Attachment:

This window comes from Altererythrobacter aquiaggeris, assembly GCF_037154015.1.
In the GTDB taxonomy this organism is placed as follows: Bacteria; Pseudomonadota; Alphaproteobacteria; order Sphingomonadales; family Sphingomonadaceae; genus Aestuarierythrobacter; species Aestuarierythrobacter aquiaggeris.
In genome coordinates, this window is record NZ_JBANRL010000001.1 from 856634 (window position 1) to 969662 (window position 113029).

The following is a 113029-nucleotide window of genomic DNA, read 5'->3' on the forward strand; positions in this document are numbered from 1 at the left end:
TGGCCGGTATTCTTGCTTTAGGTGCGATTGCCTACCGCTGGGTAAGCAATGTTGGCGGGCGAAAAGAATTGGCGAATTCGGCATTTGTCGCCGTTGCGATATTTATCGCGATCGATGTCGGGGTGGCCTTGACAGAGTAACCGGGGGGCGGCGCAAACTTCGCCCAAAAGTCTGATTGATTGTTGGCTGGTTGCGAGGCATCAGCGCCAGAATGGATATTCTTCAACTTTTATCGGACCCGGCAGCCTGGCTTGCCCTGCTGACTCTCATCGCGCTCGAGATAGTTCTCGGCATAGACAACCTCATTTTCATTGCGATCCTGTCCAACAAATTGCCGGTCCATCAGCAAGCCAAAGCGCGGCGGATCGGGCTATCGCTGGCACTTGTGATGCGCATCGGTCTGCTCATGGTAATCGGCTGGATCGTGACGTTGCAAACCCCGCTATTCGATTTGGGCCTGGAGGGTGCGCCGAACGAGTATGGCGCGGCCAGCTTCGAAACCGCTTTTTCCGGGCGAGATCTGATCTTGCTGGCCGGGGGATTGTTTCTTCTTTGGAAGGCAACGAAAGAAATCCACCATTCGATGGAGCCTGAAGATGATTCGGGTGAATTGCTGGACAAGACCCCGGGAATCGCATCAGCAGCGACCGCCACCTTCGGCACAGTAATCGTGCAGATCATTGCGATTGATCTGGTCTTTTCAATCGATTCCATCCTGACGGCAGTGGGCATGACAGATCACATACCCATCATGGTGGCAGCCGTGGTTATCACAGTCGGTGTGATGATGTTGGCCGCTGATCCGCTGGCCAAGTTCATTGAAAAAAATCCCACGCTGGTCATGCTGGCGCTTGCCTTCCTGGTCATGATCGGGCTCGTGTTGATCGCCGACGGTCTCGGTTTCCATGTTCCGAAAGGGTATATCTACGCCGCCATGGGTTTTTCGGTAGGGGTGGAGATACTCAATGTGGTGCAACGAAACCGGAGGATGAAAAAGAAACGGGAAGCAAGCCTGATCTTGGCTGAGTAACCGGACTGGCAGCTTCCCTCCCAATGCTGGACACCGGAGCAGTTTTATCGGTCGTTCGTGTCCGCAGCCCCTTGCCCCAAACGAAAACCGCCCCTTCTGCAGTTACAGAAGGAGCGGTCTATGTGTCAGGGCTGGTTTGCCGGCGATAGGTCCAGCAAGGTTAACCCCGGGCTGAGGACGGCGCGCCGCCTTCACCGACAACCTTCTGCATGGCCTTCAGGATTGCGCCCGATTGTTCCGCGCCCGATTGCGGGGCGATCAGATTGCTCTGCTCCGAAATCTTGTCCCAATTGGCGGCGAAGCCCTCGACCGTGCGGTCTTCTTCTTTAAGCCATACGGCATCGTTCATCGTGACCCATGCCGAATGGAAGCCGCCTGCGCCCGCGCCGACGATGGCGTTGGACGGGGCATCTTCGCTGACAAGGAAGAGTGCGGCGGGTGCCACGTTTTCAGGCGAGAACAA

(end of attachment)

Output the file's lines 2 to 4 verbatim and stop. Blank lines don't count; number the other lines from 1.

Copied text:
In the GTDB taxonomy this organism is placed as follows: Bacteria; Pseudomonadota; Alphaproteobacteria; order Sphingomonadales; family Sphingomonadaceae; genus Aestuarierythrobacter; species Aestuarierythrobacter aquiaggeris.
In genome coordinates, this window is record NZ_JBANRL010000001.1 from 856634 (window position 1) to 969662 (window position 113029).

The following is a 113029-nucleotide window of genomic DNA, read 5'->3' on the forward strand; positions in this document are numbered from 1 at the left end: